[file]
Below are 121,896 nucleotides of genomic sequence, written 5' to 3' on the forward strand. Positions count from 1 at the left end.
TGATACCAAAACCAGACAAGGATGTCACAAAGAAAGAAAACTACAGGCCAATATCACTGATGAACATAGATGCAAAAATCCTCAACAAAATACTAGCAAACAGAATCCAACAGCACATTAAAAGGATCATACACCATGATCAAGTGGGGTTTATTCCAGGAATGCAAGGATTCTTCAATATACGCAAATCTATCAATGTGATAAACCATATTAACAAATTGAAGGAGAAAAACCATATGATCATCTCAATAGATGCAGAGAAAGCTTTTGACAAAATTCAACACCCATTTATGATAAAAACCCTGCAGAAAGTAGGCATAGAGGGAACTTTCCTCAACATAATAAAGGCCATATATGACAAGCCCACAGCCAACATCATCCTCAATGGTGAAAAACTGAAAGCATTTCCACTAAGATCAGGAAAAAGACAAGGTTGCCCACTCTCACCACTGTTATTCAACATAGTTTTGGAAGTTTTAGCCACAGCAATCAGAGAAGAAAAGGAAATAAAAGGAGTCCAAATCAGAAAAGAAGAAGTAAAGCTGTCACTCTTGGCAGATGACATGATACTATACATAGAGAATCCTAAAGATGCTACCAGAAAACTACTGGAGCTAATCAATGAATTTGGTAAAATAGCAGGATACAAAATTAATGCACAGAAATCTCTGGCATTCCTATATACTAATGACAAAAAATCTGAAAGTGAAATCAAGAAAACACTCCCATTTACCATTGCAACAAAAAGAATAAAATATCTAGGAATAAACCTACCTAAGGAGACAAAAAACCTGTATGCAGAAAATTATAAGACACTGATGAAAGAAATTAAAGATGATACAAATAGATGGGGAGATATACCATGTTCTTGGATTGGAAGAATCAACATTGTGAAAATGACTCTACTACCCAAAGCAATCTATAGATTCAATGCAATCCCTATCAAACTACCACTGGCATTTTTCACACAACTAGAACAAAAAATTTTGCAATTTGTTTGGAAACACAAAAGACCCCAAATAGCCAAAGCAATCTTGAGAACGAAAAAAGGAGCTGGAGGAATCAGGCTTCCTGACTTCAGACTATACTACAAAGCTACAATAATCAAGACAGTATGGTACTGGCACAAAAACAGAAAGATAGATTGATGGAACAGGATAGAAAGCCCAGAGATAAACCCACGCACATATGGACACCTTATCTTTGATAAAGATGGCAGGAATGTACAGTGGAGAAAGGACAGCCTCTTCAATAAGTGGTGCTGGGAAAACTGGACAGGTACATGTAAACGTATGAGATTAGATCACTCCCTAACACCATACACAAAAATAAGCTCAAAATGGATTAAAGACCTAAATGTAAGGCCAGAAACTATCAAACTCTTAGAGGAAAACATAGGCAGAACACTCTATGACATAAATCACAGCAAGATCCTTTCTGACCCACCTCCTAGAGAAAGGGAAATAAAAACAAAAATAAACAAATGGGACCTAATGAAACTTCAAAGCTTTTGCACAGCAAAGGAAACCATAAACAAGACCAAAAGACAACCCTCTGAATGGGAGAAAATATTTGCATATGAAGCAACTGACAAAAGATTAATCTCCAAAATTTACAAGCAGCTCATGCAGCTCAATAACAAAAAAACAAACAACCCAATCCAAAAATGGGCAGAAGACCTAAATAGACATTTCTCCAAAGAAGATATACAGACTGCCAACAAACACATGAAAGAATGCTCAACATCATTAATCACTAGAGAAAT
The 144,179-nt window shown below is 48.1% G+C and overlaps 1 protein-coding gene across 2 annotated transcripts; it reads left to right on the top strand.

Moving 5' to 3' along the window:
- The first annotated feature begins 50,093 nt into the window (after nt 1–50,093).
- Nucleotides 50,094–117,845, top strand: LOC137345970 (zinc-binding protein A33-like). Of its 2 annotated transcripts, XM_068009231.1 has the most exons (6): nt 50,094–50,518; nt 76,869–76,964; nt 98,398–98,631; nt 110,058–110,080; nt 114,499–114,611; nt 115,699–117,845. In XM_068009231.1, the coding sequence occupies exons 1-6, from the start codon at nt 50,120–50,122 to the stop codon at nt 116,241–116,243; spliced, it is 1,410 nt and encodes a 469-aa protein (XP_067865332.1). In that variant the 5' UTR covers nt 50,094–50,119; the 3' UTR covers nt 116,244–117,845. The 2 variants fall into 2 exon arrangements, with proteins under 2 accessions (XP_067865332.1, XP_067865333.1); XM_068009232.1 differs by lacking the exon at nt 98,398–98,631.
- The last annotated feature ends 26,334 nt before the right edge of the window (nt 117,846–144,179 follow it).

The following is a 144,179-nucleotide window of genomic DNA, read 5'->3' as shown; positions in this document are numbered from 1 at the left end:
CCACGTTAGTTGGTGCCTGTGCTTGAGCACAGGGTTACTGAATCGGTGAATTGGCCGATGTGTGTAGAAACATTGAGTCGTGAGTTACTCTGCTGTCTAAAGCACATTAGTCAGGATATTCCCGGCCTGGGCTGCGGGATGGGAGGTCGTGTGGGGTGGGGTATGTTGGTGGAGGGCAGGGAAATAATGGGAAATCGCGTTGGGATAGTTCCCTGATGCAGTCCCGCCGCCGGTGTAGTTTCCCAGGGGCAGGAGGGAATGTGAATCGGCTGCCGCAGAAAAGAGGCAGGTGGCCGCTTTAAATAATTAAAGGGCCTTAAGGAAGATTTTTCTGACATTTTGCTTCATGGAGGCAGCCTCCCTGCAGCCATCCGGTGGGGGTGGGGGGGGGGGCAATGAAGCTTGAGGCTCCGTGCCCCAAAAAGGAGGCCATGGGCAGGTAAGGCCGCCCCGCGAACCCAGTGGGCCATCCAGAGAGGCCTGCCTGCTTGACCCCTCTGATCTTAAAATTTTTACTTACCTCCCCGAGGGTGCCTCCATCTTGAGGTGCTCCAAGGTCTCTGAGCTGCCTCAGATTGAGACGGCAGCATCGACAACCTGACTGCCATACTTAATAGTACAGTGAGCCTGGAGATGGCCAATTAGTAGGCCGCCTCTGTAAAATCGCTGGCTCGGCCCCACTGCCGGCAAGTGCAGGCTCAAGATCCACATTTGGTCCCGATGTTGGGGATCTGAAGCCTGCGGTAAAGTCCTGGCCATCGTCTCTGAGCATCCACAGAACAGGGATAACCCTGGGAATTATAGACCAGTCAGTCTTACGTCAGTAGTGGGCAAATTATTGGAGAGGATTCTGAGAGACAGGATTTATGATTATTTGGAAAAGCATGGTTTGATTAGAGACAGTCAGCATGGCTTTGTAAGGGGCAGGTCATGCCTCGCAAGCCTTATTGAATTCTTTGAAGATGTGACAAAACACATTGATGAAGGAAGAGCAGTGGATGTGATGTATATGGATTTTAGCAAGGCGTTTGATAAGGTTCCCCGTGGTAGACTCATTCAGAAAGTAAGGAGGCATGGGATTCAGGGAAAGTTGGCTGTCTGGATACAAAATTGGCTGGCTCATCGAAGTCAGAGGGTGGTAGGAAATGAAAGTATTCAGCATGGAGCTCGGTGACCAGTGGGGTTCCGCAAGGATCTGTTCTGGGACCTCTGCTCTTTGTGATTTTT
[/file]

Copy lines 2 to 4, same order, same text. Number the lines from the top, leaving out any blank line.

TGATACCAAAACCAGACAAGGATGTCACAAAGAAAGAAAACTACAGGCCAATATCACTGATGAACATAGATGCAAAAATCCTCAACAAAATACTAGCAAACAGAATCCAACAGCACATTAAAAGGATCATACACCATGATCAAGTGGGGTTTATTCCAGGAATGCAAGGATTCTTCAATATACGCAAATCTATCAATGTGATAAACCATATTAACAAATTGAAGGAGAAAAACCATATGATCATCTCAATAGATGCAGAGAAAGCTTTTGACAAAATTCAACACCCATTTATGATAAAAACCCTGCAGAAAGTAGGCATAGAGGGAACTTTCCTCAACATAATAAAGGCCATATATGACAAGCCCACAGCCAACATCATCCTCAATGGTGAAAAACTGAAAGCATTTCCACTAAGATCAGGAAAAAGACAAGGTTGCCCACTCTCACCACTGTTATTCAACATAGTTTTGGAAGTTTTAGCCACAGCAATCAGAGAAGAAAAGGAAATAAAAGGAGTCCAAATCAGAAAAGAAGAAGTAAAGCTGTCACTCTTGGCAGATGACATGATACTATACATAGAGAATCCTAAAGATGCTACCAGAAAACTACTGGAGCTAATCAATGAATTTGGTAAAATAGCAGGATACAAAATTAATGCACAGAAATCTCTGGCATTCCTATATACTAATGACAAAAAATCTGAAAGTGAAATCAAGAAAACACTCCCATTTACCATTGCAACAAAAAGAATAAAATATCTAGGAATAAACCTACCTAAGGAGACAAAAAACCTGTATGCAGAAAATTATAAGACACTGATGAAAGAAATTAAAGATGATACAAATAGATGGGGAGATATACCATGTTCTTGGATTGGAAGAATCAACATTGTGAAAATGACTCTACTACCCAAAGCAATCTATAGATTCAATGCAATCCCTATCAAACTACCACTGGCATTTTTCACACAACTAGAACAAAAAATTTTGCAATTTGTTTGGAAACACAAAAGACCCCAAATAGCCAAAGCAATCTTGAGAACGAAAAAAGGAGCTGGAGGAATCAGGCTTCCTGACTTCAGACTATACTACAAAGCTACAATAATCAAGACAGTATGGTACTGGCACAAAAACAGAAAGATAGATTGATGGAACAGGATAGAAAGCCCAGAGATAAACCCACGCACATATGGACACCTTATCTTTGATAAAGATGGCAGGAATGTACAGTGGAGAAAGGACAGCCTCTTCAATAAGTGGTGCTGGGAAAACTGGACAGGTACATGTAAACGTATGAGATTAGATCACTCCCTAACACCATACACAAAAATAAGCTCAAAATGGATTAAAGACCTAAATGTAAGGCCAGAAACTATCAAACTCTTAGAGGAAAACATAGGCAGAACACTCTATGACATAAATCACAGCAAGATCCTTTCTGACCCACCTCCTAGAGAAAGGGAAATAAAAACAAAAATAAACAAATGGGACCTAATGAAACTTCAAAGCTTTTGCACAGCAAAGGAAACCATAAACAAGACCAAAAGACAACCCTCTGAATGGGAGAAAATATTTGCATATGAAGCAACTGACAAAAGATTAATCTCCAAAATTTACAAGCAGCTCATGCAGCTCAATAACAAAAAAACAAACAACCCAATCCAAAAATGGGCAGAAGACCTAAATAGACATTTCTCCAAAGAAGATATACAGACTGCCAACAAACACATGAAAGAATGCTCAACATCATTAATCACTAGAGAAAT
The 144,179-nt window shown below is 48.1% G+C and overlaps 1 protein-coding gene across 2 annotated transcripts; it reads left to right on the top strand.

Moving 5' to 3' along the window: